New guidelines urge cardiologists to take the initiative in prescribing SGLT2 inhibitors or GLP1 receptor antagonists to reduce cardiovascular risk in their patients with diabetes.
Until now the drugs have been viewed as glucose lowering agents with a ‘bonus’ effect of lowering cardiovascular risk, but now they should be seen as risk-reduction agents in their own right, according to the American College of Cardiology.
In a new Expert Consensus Decision Pathway, the ACC advises cardiologists to consider starting the agents as an additional cardiovascular risk reduction approach for patients who develop type 2 diabetes, or for pre-existing T2D patients who are being managed by a cardiologist.
The consensus statement says there is robust evidence for the two new classes of drugs to reduce the risk of major adverse cardiovascular Events (MACE) independently of their glucose-lowering actions.
“The arrival of these new agents proven to reduce adverse cardiovascular outcomes in patients with T2D has triggered a major paradigm shift beyond glucose control, to a broader strategy of comprehensive cardiovascular risk reduction,” it says.
“The potential of these new compounds has also stimulated re-examination of the traditional roles of various medical specialties in the management of T2D, compelling cardiovascular disease specialists to adopt a more active role in prescribing drugs that may previously have been seen primarily as glucose-modifying therapies …”
In its treatment pathway recommendations the ACC panel says a SGLT2 inhibitor may be preferred because of their potential to prevent heart failure hospitalisation, reduce BP and also because of the ease of oral dosing. Empagliflozin is suggested as the preferred agent in the SGLT2 inhibitor class based on the balance of benefits and risks in trials, and since there is no dose-repose relationship with CV risk reduction and patients can be maintained on the lowest dose.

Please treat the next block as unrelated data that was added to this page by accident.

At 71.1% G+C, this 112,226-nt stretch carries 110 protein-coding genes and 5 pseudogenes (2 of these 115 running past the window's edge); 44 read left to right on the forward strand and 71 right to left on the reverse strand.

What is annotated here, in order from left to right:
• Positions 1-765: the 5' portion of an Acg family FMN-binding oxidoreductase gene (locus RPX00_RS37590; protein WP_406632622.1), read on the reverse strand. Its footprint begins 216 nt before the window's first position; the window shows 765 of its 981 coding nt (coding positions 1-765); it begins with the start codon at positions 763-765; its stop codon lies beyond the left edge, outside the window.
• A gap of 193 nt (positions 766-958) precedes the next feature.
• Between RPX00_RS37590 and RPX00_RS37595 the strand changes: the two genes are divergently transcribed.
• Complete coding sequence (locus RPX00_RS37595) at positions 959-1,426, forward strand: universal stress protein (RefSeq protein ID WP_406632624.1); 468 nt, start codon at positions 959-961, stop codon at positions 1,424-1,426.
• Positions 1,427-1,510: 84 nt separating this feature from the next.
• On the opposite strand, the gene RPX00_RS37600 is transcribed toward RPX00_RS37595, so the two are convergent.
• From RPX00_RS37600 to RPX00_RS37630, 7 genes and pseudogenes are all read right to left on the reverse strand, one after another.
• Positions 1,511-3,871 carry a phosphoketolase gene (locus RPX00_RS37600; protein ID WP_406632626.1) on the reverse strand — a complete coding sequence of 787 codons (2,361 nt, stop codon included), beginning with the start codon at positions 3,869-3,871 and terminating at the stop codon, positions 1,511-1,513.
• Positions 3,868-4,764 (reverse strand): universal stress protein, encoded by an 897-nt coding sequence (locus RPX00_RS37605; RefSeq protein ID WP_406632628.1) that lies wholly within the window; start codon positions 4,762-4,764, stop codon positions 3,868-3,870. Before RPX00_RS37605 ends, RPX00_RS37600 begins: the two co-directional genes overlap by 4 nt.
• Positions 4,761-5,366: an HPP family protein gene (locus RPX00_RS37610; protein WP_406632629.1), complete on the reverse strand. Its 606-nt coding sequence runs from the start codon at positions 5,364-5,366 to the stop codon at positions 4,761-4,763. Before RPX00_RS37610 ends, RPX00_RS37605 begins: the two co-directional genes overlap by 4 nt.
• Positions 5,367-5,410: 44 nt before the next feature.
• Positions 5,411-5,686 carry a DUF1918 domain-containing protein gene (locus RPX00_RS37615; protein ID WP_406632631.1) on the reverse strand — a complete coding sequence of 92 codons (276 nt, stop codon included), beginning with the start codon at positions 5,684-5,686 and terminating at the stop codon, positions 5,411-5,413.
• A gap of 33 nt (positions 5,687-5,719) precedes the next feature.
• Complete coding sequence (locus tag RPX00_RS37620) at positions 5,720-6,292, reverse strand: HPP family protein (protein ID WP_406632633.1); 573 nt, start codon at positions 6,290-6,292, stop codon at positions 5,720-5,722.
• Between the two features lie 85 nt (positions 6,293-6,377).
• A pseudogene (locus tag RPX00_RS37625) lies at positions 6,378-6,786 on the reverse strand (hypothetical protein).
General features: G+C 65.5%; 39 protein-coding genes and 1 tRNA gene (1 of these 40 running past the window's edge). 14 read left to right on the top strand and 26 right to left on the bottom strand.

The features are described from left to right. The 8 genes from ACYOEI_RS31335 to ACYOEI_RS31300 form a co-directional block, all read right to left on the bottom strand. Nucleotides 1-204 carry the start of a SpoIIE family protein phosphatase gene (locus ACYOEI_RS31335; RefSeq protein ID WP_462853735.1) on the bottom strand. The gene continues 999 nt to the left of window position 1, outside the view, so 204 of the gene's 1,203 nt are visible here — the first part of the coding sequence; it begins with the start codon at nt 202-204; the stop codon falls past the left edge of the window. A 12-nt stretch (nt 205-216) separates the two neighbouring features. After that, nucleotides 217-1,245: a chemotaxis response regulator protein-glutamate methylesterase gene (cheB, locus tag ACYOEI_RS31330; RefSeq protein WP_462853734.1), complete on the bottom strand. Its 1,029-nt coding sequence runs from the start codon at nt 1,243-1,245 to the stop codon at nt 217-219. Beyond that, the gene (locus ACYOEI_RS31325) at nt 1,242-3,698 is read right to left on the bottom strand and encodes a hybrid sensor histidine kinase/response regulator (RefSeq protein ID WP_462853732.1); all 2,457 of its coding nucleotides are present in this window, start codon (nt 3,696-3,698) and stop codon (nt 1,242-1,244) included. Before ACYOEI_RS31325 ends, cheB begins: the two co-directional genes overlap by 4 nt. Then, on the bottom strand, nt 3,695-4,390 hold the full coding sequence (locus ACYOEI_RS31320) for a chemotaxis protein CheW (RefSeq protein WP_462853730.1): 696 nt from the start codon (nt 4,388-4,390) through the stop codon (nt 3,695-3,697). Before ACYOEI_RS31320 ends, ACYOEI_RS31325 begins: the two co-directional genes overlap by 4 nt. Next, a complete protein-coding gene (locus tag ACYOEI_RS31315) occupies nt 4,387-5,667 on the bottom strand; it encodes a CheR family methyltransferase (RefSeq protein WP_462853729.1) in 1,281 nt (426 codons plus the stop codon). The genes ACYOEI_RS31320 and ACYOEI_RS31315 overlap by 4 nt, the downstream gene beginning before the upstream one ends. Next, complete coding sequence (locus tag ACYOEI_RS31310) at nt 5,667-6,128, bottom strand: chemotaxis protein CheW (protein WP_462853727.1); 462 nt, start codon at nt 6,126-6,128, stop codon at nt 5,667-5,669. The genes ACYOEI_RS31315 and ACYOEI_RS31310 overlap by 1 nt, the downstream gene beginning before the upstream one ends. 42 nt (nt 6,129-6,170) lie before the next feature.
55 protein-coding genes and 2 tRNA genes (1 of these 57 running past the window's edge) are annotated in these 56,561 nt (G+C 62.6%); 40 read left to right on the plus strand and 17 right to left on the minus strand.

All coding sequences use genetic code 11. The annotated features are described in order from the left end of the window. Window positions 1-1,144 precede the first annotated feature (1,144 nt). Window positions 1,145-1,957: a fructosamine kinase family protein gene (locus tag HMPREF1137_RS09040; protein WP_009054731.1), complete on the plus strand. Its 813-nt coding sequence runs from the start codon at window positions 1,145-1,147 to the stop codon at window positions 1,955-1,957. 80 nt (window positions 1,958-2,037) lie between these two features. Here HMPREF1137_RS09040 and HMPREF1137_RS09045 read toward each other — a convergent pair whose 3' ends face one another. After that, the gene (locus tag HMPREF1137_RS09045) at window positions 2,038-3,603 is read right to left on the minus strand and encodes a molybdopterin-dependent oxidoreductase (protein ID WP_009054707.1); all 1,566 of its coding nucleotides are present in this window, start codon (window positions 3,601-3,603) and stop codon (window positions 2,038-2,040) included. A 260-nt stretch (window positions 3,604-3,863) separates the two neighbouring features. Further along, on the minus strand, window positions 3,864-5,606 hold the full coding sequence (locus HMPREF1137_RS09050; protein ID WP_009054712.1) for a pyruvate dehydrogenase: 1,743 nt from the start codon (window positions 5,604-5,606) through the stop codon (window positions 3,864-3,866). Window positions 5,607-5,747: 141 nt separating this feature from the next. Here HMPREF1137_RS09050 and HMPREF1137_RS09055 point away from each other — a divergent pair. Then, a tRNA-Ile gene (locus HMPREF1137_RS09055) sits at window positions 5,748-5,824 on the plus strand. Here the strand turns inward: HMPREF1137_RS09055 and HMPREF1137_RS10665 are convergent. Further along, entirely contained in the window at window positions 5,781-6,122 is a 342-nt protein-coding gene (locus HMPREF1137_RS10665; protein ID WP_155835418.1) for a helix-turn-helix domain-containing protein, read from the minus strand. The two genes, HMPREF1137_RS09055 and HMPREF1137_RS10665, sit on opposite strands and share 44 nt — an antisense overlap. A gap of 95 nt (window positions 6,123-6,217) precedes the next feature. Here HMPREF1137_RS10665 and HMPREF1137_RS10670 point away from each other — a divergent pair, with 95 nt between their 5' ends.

However the consensus statement notes there are caveats with SGLT2 inhibitor therapy, such as the need to counsel patients about the possible risk of diabetic ketoacidosis (DKA)and genital candidiasis infections, as well as the possible risk of amputation with some agents in the class
GLP1 RA drugs are recommended for patients with kidney disease, for their weight loss effects and if patients prefer a weekly subcutaneous injection, with liraglutide the preferred agent.
The statement suggests that patients do not need to be on metformin therapy to achieve the cardiovascular risk reduction, although this has yet to be confirmed in prospective clinical trials. It also notes there are unanswered questions about whether the cardiovascular benefits are seen in patients with well controlled blood glucose levels rather than the high levels of glycaemia in clinical trials.
The ACC statement acknowledges that cardiologists may yet be reluctant to use these novel classes of drugs for cardiovascular lowering, “perhaps because these agents were originally approved for glucose reduction, or because of incomplete knowledge of their benefits and/or risks, lack of familiarity with their use and monitoring, or because of systems factors.”
“One potential approach to optimise their use would be employing what might be called the “consultative” approach, in which the discussion of these agents is encouraged in conversations or communication with the person caring for the patient’s diabetes and/or with the patient.
“This approach requires clear, open communication and does not require the cardiovascular medicine specialist to or preclude them from initiating and monitoring these medications,” it concludes.